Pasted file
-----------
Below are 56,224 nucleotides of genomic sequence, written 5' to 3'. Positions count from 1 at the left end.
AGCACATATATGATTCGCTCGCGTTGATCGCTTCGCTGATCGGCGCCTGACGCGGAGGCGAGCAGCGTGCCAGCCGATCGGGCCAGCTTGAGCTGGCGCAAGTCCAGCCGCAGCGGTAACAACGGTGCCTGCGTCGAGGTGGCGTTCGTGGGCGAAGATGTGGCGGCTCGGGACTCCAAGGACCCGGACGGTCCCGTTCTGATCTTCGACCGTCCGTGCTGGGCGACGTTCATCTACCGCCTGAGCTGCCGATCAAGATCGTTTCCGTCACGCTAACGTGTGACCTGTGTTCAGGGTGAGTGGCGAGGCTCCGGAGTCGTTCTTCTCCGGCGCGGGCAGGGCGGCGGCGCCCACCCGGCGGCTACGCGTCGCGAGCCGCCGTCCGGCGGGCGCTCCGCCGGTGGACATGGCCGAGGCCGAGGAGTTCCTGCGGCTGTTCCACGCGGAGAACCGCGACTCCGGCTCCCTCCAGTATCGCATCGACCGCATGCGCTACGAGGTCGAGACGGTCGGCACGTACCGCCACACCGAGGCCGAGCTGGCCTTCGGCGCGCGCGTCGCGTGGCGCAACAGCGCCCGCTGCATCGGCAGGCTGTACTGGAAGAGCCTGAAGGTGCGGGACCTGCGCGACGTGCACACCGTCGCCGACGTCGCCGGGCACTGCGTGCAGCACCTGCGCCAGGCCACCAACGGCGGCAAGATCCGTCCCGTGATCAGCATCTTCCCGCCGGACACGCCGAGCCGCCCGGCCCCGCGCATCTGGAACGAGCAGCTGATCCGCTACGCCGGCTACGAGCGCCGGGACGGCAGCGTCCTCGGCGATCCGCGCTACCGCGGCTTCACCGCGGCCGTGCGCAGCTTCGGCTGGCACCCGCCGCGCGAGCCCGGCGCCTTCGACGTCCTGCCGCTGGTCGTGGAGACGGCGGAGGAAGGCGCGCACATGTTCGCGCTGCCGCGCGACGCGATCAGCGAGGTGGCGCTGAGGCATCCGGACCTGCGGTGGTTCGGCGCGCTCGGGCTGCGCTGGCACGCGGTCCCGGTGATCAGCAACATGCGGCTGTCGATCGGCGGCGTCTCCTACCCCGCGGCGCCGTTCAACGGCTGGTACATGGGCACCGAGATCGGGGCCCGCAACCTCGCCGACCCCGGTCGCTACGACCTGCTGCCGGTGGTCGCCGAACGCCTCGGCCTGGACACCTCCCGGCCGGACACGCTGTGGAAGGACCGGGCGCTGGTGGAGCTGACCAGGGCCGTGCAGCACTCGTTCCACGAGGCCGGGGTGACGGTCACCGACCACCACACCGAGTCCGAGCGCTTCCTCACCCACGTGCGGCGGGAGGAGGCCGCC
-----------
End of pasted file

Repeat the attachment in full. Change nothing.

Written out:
Below are 56,224 nucleotides of genomic sequence, written 5' to 3'. Positions count from 1 at the left end.
AGCACATATATGATTCGCTCGCGTTGATCGCTTCGCTGATCGGCGCCTGACGCGGAGGCGAGCAGCGTGCCAGCCGATCGGGCCAGCTTGAGCTGGCGCAAGTCCAGCCGCAGCGGTAACAACGGTGCCTGCGTCGAGGTGGCGTTCGTGGGCGAAGATGTGGCGGCTCGGGACTCCAAGGACCCGGACGGTCCCGTTCTGATCTTCGACCGTCCGTGCTGGGCGACGTTCATCTACCGCCTGAGCTGCCGATCAAGATCGTTTCCGTCACGCTAACGTGTGACCTGTGTTCAGGGTGAGTGGCGAGGCTCCGGAGTCGTTCTTCTCCGGCGCGGGCAGGGCGGCGGCGCCCACCCGGCGGCTACGCGTCGCGAGCCGCCGTCCGGCGGGCGCTCCGCCGGTGGACATGGCCGAGGCCGAGGAGTTCCTGCGGCTGTTCCACGCGGAGAACCGCGACTCCGGCTCCCTCCAGTATCGCATCGACCGCATGCGCTACGAGGTCGAGACGGTCGGCACGTACCGCCACACCGAGGCCGAGCTGGCCTTCGGCGCGCGCGTCGCGTGGCGCAACAGCGCCCGCTGCATCGGCAGGCTGTACTGGAAGAGCCTGAAGGTGCGGGACCTGCGCGACGTGCACACCGTCGCCGACGTCGCCGGGCACTGCGTGCAGCACCTGCGCCAGGCCACCAACGGCGGCAAGATCCGTCCCGTGATCAGCATCTTCCCGCCGGACACGCCGAGCCGCCCGGCCCCGCGCATCTGGAACGAGCAGCTGATCCGCTACGCCGGCTACGAGCGCCGGGACGGCAGCGTCCTCGGCGATCCGCGCTACCGCGGCTTCACCGCGGCCGTGCGCAGCTTCGGCTGGCACCCGCCGCGCGAGCCCGGCGCCTTCGACGTCCTGCCGCTGGTCGTGGAGACGGCGGAGGAAGGCGCGCACATGTTCGCGCTGCCGCGCGACGCGATCAGCGAGGTGGCGCTGAGGCATCCGGACCTGCGGTGGTTCGGCGCGCTCGGGCTGCGCTGGCACGCGGTCCCGGTGATCAGCAACATGCGGCTGTCGATCGGCGGCGTCTCCTACCCCGCGGCGCCGTTCAACGGCTGGTACATGGGCACCGAGATCGGGGCCCGCAACCTCGCCGACCCCGGTCGCTACGACCTGCTGCCGGTGGTCGCCGAACGCCTCGGCCTGGACACCTCCCGGCCGGACACGCTGTGGAAGGACCGGGCGCTGGTGGAGCTGACCAGGGCCGTGCAGCACTCGTTCCACGAGGCCGGGGTGACGGTCACCGACCACCACACCGAGTCCGAGCGCTTCCTCACCCACGTGCGGCGGGAGGAGGCCGCC